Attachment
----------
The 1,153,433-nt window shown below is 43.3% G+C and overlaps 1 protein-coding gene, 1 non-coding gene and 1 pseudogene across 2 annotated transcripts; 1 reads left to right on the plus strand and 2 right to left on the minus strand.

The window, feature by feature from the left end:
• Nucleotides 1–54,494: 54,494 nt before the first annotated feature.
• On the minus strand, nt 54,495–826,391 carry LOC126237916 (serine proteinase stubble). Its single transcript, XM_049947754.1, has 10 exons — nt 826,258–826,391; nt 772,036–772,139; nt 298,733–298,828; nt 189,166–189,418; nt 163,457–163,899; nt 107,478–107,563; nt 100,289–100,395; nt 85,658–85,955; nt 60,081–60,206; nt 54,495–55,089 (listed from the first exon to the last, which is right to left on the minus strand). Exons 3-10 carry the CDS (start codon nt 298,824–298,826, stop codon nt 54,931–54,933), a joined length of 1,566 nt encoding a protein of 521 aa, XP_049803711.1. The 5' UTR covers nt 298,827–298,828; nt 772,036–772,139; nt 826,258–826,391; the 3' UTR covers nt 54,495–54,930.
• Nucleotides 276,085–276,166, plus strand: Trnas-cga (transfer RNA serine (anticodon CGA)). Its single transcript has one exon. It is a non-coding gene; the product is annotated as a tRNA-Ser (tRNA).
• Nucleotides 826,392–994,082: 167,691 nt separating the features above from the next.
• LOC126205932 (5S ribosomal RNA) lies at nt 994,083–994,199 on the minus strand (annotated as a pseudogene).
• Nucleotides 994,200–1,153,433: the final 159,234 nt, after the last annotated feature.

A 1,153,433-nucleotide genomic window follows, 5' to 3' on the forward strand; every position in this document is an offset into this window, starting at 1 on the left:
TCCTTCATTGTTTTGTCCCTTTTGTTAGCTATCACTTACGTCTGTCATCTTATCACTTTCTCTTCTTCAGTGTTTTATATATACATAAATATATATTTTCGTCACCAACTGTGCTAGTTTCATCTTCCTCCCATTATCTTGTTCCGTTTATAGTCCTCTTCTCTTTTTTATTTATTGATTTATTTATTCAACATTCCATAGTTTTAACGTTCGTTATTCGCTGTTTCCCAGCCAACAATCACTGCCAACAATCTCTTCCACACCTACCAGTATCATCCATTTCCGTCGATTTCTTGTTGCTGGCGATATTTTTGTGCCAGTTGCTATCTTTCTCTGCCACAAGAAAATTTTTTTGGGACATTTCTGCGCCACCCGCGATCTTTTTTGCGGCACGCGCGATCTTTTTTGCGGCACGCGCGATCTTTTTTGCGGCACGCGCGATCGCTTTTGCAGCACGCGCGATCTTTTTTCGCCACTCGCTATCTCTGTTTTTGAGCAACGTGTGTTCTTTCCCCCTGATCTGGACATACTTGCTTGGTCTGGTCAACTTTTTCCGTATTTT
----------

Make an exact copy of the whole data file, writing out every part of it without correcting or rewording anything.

The 1,153,433-nt window shown below is 43.3% G+C and overlaps 1 protein-coding gene, 1 non-coding gene and 1 pseudogene across 2 annotated transcripts; 1 reads left to right on the plus strand and 2 right to left on the minus strand.

The window, feature by feature from the left end:
• Nucleotides 1–54,494: 54,494 nt before the first annotated feature.
• On the minus strand, nt 54,495–826,391 carry LOC126237916 (serine proteinase stubble). Its single transcript, XM_049947754.1, has 10 exons — nt 826,258–826,391; nt 772,036–772,139; nt 298,733–298,828; nt 189,166–189,418; nt 163,457–163,899; nt 107,478–107,563; nt 100,289–100,395; nt 85,658–85,955; nt 60,081–60,206; nt 54,495–55,089 (listed from the first exon to the last, which is right to left on the minus strand). Exons 3-10 carry the CDS (start codon nt 298,824–298,826, stop codon nt 54,931–54,933), a joined length of 1,566 nt encoding a protein of 521 aa, XP_049803711.1. The 5' UTR covers nt 298,827–298,828; nt 772,036–772,139; nt 826,258–826,391; the 3' UTR covers nt 54,495–54,930.
• Nucleotides 276,085–276,166, plus strand: Trnas-cga (transfer RNA serine (anticodon CGA)). Its single transcript has one exon. It is a non-coding gene; the product is annotated as a tRNA-Ser (tRNA).
• Nucleotides 826,392–994,082: 167,691 nt separating the features above from the next.
• LOC126205932 (5S ribosomal RNA) lies at nt 994,083–994,199 on the minus strand (annotated as a pseudogene).
• Nucleotides 994,200–1,153,433: the final 159,234 nt, after the last annotated feature.

A 1,153,433-nucleotide genomic window follows, 5' to 3' on the forward strand; every position in this document is an offset into this window, starting at 1 on the left:
TCCTTCATTGTTTTGTCCCTTTTGTTAGCTATCACTTACGTCTGTCATCTTATCACTTTCTCTTCTTCAGTGTTTTATATATACATAAATATATATTTTCGTCACCAACTGTGCTAGTTTCATCTTCCTCCCATTATCTTGTTCCGTTTATAGTCCTCTTCTCTTTTTTATTTATTGATTTATTTATTCAACATTCCATAGTTTTAACGTTCGTTATTCGCTGTTTCCCAGCCAACAATCACTGCCAACAATCTCTTCCACACCTACCAGTATCATCCATTTCCGTCGATTTCTTGTTGCTGGCGATATTTTTGTGCCAGTTGCTATCTTTCTCTGCCACAAGAAAATTTTTTTGGGACATTTCTGCGCCACCCGCGATCTTTTTTGCGGCACGCGCGATCTTTTTTGCGGCACGCGCGATCTTTTTTGCGGCACGCGCGATCGCTTTTGCAGCACGCGCGATCTTTTTTCGCCACTCGCTATCTCTGTTTTTGAGCAACGTGTGTTCTTTCCCCCTGATCTGGACATACTTGCTTGGTCTGGTCAACTTTTTCCGTATTTT